Child Life Corner: Preparing Your Child for a Medical Procedure

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Many variables come into play when preparing a patient for a procedure, such as child’s age, development, personality, ability to cope with new changes, prior healthcare experience, and diagnosis.

 Certified Child Life Specialist Krista Hauswald

As a Certified Child Life Specialist in the Hematology/Oncology Clinic at Riley Hospital for Children at IU Health, I prepare children for procedures every day. My name is Krista Hauswald and I have been helping patients and families navigate stressful procedures for the past 9 years.  The Hematology/Oncology (Hem/Onc) Clinic provides care for patients that have any type of blood disorders or cancer. As you can imagine, coming to the hospital can increase a patient and parent’s anxiety. The hospital can be a scary place for children. Being able to provide preparation for procedures and clear up any misconceptions the patients may have is one of the reasons why I chose this career path.

So, what is a procedure and why would one need to be prepared? A procedure is defined as a medical treatment or operation. Preparing for a procedure can lessen a patient’s stress and anxiety, allowing them to cope and adjust to their health care setting.

As a Child Life Specialist, we consider a procedure anything from an IV placement to a bone marrow biopsy. Many variables come into play when preparing a patient for a procedure, such as child’s age, development, personality, ability to cope with new changes, prior healthcare experience, and diagnosis. Here are some helpful tips.

Infants to age 2

Preparing infants and toddlers for a procedure is difficult because they are limited with their understanding of life events. Infants and toddlers are most afraid of being separated from their parents or caregivers, so your presence is extremely important at this developmental stage. They feed off of their caregivers, so calming yourself down can reduce the stress of your child during a procedure. If your child takes a pacifier, it is important to bring it with you because sucking is a way that they can soothe and calm themselves. Providing comfort with a favorite blanket, toy, and/or pacifier will also help provide security.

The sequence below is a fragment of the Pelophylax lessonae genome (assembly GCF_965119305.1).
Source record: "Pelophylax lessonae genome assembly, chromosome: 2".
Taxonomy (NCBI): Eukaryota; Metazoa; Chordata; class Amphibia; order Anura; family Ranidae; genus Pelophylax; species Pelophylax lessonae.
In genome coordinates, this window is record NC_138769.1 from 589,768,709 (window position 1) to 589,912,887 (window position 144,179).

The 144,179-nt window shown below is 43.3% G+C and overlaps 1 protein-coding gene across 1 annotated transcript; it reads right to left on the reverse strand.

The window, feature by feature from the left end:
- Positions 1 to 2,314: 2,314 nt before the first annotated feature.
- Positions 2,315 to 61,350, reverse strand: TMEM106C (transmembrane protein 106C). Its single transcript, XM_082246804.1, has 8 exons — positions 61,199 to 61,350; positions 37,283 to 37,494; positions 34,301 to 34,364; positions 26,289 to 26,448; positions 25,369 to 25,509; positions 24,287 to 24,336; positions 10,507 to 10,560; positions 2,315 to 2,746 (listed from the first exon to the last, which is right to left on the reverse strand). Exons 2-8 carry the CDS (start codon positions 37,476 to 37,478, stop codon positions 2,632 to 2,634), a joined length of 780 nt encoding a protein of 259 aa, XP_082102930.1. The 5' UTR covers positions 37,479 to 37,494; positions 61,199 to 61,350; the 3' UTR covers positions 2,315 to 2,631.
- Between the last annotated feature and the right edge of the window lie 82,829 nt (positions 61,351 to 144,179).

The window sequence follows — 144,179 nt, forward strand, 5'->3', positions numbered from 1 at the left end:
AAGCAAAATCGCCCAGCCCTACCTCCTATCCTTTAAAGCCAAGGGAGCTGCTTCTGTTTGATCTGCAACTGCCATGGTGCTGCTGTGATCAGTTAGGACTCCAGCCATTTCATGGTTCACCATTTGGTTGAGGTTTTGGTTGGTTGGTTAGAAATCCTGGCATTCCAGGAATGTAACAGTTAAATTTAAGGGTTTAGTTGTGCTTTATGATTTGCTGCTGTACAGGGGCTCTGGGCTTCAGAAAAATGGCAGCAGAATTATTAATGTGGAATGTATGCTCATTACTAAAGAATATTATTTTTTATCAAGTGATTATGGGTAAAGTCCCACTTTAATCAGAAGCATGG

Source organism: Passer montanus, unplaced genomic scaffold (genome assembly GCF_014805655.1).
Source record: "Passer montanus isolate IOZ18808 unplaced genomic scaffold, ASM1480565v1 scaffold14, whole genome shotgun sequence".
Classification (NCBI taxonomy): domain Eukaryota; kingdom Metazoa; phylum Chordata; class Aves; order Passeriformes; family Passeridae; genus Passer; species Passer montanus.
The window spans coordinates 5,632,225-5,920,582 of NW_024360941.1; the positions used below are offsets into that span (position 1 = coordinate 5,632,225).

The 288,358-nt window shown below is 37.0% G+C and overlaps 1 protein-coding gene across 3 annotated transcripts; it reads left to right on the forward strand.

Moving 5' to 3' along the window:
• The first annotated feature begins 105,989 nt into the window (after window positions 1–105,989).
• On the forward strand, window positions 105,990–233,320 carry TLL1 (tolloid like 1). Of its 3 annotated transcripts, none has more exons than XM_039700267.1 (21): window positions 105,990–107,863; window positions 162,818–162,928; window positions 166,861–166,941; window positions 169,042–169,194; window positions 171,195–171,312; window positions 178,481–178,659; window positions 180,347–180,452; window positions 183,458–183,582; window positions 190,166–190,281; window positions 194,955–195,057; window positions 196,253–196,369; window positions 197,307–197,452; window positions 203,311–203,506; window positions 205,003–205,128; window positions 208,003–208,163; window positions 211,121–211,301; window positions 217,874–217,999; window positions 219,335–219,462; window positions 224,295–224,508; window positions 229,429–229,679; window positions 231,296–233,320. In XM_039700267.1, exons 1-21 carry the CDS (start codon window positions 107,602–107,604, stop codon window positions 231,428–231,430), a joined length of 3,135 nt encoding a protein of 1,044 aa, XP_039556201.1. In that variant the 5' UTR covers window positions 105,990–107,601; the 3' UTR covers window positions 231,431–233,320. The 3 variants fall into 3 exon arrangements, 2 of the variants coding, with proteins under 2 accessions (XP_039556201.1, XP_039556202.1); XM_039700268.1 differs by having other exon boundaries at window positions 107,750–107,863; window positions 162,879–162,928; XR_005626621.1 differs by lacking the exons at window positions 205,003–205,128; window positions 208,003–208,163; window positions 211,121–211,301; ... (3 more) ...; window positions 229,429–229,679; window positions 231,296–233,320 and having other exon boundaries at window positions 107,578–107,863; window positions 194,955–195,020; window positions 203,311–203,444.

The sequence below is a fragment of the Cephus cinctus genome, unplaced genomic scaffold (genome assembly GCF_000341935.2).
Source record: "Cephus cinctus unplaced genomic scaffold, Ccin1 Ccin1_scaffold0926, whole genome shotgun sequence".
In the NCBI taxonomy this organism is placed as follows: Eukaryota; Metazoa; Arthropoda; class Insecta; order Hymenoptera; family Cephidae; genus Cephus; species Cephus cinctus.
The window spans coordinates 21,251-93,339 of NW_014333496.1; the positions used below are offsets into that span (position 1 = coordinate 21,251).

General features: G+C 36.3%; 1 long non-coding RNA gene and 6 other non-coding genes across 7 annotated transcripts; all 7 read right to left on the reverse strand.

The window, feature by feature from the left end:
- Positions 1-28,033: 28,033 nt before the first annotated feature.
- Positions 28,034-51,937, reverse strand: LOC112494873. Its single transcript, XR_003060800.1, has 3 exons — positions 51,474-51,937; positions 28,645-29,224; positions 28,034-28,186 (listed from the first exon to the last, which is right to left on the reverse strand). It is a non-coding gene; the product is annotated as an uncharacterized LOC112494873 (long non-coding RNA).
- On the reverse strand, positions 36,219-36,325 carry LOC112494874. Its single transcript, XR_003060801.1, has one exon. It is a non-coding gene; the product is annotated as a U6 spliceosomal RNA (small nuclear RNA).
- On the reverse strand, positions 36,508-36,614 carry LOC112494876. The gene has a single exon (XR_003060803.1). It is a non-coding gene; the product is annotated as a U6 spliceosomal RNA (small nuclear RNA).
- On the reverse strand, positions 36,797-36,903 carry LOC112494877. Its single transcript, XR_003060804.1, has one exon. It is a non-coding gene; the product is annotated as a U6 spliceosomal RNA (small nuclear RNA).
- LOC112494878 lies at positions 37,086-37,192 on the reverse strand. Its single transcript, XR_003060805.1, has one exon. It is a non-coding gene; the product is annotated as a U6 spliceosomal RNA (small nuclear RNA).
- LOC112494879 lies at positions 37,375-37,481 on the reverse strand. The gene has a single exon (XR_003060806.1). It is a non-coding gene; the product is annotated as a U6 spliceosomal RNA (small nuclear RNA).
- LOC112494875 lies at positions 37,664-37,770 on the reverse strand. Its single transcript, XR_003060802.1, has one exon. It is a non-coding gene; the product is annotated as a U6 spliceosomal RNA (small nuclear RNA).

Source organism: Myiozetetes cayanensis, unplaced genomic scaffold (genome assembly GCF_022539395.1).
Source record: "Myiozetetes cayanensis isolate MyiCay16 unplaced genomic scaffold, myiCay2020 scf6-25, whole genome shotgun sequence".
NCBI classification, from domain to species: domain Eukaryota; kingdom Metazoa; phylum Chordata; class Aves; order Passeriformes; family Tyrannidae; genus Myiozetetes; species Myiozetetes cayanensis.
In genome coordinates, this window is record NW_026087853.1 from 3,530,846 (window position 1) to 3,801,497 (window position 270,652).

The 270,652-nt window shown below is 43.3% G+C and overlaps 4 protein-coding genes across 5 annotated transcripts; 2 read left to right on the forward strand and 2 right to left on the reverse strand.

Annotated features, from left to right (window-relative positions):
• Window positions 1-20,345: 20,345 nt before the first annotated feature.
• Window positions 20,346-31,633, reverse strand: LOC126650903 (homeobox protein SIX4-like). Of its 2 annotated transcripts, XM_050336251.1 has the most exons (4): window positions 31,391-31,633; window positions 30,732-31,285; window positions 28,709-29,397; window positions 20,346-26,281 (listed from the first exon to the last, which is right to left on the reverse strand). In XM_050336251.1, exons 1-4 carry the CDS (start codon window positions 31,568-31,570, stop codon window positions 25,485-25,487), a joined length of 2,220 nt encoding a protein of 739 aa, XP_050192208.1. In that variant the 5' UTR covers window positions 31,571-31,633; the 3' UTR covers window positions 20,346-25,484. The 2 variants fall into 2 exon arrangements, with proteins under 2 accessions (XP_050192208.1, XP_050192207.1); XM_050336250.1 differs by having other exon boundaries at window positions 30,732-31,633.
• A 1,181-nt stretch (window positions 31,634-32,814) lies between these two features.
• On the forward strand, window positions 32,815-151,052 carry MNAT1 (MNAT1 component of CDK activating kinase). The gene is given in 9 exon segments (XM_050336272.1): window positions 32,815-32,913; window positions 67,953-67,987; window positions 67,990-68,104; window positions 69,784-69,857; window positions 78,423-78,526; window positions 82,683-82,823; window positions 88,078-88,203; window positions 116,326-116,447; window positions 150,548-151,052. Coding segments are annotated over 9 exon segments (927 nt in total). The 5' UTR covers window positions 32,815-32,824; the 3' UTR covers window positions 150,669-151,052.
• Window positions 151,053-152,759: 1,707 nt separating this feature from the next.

Children age 2-6

Preschoolers ask lots of questions and retain information that is given to them. They should be given age appropriate information, if they ask for it. Be honest and open and prepare them using their five senses. Tell your child what they will hear, see, taste, smell, and feel. This age group also does well with pretending and practicing what might happen at the hospital. So, try rehearsing the procedure on a favorite stuffed animal or doll so they know what to expect when it is their turn. The child can be the nurse or doctor and you can be the patient.  

Children age 6-12

School age children are gaining independence and crave control. Offering choices where choices exist is extremely important and allowing the child to make those decisions is key. This age group is able to understand procedures. Give the child time to process the information and ask questions. Often, this age group hears a word or a phrase and relates it to something that they are familiar with outside of the hospital.  School age children also do well with exploring the medical equipment and rehearsing the steps of a procedure and coping techniques that they will use. 


Teens can handle honest and open conversations about their upcoming procedures. They often want to know if their appearance will change. They are concerned about their self-esteem and tend to have a hard time expressing their feelings. Teenagers often have a fear of pain and worry about privacy during their procedures, but are generally too embarrassed to inquire about such topics. As the expert on your teen, consider empowering your teen to write down their questions ahead of time to ask prior to the procedure. Give your teen the opportunity to share the responsibility for their health care in preparation for adulthood.

Please contact if you have questions about how the child life department at Riley may be able to help your child.

-- By Krista Hauswald, CCLS, CMT
   Certified Child Life Specialist
   Child Life and Creative Arts Therapies
   Riley Hospital for Children at IU Health

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